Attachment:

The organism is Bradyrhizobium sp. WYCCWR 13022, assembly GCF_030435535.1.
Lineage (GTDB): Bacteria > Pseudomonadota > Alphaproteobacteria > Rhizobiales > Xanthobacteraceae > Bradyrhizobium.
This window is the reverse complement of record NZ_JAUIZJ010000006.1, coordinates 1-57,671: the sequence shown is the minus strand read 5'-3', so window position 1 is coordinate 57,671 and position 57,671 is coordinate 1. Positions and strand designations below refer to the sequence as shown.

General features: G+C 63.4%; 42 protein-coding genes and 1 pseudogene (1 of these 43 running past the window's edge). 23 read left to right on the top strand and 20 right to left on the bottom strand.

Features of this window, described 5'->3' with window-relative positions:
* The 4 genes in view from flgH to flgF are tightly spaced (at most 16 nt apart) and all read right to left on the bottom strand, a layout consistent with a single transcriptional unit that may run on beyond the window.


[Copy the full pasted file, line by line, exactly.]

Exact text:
The organism is Bradyrhizobium sp. WYCCWR 13022, assembly GCF_030435535.1.
Lineage (GTDB): Bacteria > Pseudomonadota > Alphaproteobacteria > Rhizobiales > Xanthobacteraceae > Bradyrhizobium.
This window is the reverse complement of record NZ_JAUIZJ010000006.1, coordinates 1-57,671: the sequence shown is the minus strand read 5'-3', so window position 1 is coordinate 57,671 and position 57,671 is coordinate 1. Positions and strand designations below refer to the sequence as shown.

General features: G+C 63.4%; 42 protein-coding genes and 1 pseudogene (1 of these 43 running past the window's edge). 23 read left to right on the top strand and 20 right to left on the bottom strand.

Features of this window, described 5'->3' with window-relative positions:
* The 4 genes in view from flgH to flgF are tightly spaced (at most 16 nt apart) and all read right to left on the bottom strand, a layout consistent with a single transcriptional unit that may run on beyond the window.